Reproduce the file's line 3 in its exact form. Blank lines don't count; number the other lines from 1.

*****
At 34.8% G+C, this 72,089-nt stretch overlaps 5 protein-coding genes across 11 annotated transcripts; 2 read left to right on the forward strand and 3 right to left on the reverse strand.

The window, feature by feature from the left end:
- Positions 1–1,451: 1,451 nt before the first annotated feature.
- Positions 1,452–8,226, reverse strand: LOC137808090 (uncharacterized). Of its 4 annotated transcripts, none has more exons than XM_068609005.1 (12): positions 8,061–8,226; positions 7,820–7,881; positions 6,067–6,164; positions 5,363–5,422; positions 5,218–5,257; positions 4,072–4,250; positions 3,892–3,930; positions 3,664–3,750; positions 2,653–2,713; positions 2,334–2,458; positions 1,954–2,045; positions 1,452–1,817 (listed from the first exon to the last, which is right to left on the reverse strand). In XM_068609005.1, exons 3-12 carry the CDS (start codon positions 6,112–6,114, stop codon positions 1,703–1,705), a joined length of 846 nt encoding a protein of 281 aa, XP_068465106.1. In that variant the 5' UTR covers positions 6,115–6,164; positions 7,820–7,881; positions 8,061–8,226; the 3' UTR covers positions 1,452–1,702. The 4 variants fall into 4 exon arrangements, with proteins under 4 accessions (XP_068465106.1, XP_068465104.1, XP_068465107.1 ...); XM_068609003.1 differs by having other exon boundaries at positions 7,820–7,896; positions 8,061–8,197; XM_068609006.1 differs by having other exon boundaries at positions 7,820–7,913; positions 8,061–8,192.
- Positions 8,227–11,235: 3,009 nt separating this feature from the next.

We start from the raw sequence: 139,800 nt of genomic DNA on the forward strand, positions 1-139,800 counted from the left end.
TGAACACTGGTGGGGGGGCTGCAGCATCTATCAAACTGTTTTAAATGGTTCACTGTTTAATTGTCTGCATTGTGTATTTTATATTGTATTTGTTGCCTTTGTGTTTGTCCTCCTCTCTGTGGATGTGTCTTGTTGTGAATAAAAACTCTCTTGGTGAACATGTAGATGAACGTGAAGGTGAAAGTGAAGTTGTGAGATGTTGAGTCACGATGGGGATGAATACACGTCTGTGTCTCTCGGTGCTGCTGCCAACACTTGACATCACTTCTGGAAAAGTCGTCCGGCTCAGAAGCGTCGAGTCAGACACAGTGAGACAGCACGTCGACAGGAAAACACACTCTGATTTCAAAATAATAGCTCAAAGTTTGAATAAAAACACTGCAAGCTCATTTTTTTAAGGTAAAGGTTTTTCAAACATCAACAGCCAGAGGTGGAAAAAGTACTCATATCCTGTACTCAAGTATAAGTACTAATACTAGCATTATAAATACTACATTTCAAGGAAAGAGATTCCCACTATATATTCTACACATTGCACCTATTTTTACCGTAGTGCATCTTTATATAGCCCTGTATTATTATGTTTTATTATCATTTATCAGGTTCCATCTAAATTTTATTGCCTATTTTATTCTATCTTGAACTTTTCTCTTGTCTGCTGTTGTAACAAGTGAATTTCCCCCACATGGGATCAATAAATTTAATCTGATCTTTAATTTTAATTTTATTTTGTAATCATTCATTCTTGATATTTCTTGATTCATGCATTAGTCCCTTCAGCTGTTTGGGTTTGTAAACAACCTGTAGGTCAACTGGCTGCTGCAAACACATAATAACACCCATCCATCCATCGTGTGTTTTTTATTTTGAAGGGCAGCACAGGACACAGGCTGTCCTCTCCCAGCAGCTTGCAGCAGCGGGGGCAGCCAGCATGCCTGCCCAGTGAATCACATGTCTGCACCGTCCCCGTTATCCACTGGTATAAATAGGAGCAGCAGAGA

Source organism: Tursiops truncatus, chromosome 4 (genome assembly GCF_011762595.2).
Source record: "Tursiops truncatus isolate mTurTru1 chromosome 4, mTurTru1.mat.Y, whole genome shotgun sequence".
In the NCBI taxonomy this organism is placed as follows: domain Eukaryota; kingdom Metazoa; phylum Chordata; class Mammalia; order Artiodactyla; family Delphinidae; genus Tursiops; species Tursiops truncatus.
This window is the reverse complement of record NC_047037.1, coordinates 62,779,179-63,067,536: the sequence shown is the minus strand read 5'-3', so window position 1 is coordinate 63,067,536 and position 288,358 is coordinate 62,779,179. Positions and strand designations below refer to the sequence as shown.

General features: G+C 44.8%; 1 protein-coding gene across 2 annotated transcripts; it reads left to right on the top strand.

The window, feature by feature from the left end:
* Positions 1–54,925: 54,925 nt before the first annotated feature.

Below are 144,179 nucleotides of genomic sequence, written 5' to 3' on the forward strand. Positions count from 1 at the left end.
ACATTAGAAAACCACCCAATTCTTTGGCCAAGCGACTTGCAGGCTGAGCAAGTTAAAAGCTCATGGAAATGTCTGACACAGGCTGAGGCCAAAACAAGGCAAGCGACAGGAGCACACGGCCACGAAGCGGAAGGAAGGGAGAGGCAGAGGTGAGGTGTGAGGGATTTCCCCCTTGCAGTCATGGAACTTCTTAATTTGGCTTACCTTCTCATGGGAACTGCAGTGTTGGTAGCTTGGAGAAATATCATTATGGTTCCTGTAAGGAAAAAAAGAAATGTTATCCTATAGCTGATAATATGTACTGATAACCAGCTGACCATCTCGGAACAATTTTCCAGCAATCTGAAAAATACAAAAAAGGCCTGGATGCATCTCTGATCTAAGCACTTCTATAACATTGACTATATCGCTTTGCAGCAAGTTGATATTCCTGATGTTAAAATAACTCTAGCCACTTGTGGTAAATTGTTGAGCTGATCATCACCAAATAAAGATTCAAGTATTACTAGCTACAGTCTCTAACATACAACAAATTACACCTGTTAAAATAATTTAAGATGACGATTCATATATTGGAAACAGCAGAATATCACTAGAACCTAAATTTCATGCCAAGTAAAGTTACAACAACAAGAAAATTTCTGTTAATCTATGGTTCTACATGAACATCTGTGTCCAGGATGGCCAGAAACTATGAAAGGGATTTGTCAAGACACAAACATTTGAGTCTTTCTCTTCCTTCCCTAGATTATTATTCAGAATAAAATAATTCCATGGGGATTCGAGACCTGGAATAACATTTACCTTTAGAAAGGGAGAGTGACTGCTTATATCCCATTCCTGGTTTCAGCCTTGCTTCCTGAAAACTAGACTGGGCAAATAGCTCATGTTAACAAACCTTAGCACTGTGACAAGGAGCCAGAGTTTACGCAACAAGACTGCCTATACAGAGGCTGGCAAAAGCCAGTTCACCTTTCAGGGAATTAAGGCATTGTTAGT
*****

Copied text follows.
- Positions 1–1,451: 1,451 nt before the first annotated feature.